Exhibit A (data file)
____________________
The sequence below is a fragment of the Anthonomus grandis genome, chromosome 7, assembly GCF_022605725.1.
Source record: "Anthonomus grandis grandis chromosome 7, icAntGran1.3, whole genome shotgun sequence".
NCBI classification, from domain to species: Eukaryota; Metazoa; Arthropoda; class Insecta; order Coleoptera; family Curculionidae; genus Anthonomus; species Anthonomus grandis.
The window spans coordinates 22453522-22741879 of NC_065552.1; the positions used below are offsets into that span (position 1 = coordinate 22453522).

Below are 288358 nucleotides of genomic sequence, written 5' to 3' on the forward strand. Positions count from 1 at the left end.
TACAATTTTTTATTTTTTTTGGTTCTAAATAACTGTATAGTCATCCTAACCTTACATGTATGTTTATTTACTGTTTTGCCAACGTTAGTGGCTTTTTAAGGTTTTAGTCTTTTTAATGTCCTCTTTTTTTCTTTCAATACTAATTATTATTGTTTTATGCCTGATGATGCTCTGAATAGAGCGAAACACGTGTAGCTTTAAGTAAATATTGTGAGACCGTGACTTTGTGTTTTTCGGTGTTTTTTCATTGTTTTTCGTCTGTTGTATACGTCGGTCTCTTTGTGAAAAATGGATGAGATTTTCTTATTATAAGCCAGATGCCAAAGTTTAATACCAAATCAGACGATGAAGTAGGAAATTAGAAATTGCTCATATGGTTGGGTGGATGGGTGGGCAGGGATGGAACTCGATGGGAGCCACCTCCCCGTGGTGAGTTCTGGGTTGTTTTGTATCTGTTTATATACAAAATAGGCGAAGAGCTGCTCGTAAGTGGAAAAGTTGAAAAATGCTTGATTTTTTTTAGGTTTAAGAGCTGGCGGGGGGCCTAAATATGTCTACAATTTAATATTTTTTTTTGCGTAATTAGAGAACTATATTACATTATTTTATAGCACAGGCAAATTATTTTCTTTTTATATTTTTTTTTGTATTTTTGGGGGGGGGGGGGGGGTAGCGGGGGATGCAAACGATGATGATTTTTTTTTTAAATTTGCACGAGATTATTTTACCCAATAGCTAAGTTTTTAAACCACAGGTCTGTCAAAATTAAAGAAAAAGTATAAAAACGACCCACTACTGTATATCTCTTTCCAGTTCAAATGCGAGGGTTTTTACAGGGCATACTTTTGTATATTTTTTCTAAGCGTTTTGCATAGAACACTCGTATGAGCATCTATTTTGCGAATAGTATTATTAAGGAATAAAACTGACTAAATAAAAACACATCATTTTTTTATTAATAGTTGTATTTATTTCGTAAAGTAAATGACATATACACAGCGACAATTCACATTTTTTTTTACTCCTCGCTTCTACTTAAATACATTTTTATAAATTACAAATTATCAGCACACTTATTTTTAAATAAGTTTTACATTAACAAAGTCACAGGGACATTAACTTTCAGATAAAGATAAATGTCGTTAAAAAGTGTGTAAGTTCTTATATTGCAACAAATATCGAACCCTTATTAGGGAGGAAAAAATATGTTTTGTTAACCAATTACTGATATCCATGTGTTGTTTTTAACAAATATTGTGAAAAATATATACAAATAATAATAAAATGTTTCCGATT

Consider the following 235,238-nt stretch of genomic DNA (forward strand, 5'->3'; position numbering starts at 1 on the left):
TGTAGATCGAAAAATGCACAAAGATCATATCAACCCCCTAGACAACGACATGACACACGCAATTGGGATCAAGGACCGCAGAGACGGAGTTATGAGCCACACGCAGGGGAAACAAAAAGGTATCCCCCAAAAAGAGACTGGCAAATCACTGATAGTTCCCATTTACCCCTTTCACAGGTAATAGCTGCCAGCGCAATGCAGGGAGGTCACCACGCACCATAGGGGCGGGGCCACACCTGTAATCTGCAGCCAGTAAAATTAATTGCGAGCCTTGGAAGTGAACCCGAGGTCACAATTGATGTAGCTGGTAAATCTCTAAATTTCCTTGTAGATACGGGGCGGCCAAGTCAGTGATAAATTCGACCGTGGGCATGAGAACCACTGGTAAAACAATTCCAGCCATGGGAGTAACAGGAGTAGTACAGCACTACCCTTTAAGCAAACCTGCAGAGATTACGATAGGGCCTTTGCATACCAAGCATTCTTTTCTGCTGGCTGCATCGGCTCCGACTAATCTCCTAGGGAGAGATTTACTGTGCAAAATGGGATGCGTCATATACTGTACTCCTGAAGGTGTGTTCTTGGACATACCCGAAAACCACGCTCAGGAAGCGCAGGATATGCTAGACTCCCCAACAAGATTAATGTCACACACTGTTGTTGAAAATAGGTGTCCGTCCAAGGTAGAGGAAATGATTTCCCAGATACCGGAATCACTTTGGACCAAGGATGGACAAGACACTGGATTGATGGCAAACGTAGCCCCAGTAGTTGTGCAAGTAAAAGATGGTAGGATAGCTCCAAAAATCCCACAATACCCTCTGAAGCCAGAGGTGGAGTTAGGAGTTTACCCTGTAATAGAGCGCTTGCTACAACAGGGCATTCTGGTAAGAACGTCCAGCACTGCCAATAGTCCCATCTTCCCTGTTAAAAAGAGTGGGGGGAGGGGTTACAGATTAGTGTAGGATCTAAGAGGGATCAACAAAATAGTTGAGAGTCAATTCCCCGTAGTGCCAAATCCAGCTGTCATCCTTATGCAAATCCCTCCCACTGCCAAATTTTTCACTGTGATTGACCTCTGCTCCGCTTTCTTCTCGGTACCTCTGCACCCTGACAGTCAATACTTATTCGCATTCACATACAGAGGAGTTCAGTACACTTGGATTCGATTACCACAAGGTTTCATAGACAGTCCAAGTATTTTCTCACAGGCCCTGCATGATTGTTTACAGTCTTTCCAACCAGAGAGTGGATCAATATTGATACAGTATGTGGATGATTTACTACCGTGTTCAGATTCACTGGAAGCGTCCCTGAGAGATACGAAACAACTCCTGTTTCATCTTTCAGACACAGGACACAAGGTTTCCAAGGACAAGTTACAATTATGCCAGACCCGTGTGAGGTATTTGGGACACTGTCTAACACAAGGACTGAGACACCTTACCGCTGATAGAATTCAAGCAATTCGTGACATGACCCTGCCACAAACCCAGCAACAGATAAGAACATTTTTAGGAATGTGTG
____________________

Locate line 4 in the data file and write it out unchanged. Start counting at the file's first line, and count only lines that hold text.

The window spans coordinates 22453522-22741879 of NC_065552.1; the positions used below are offsets into that span (position 1 = coordinate 22453522).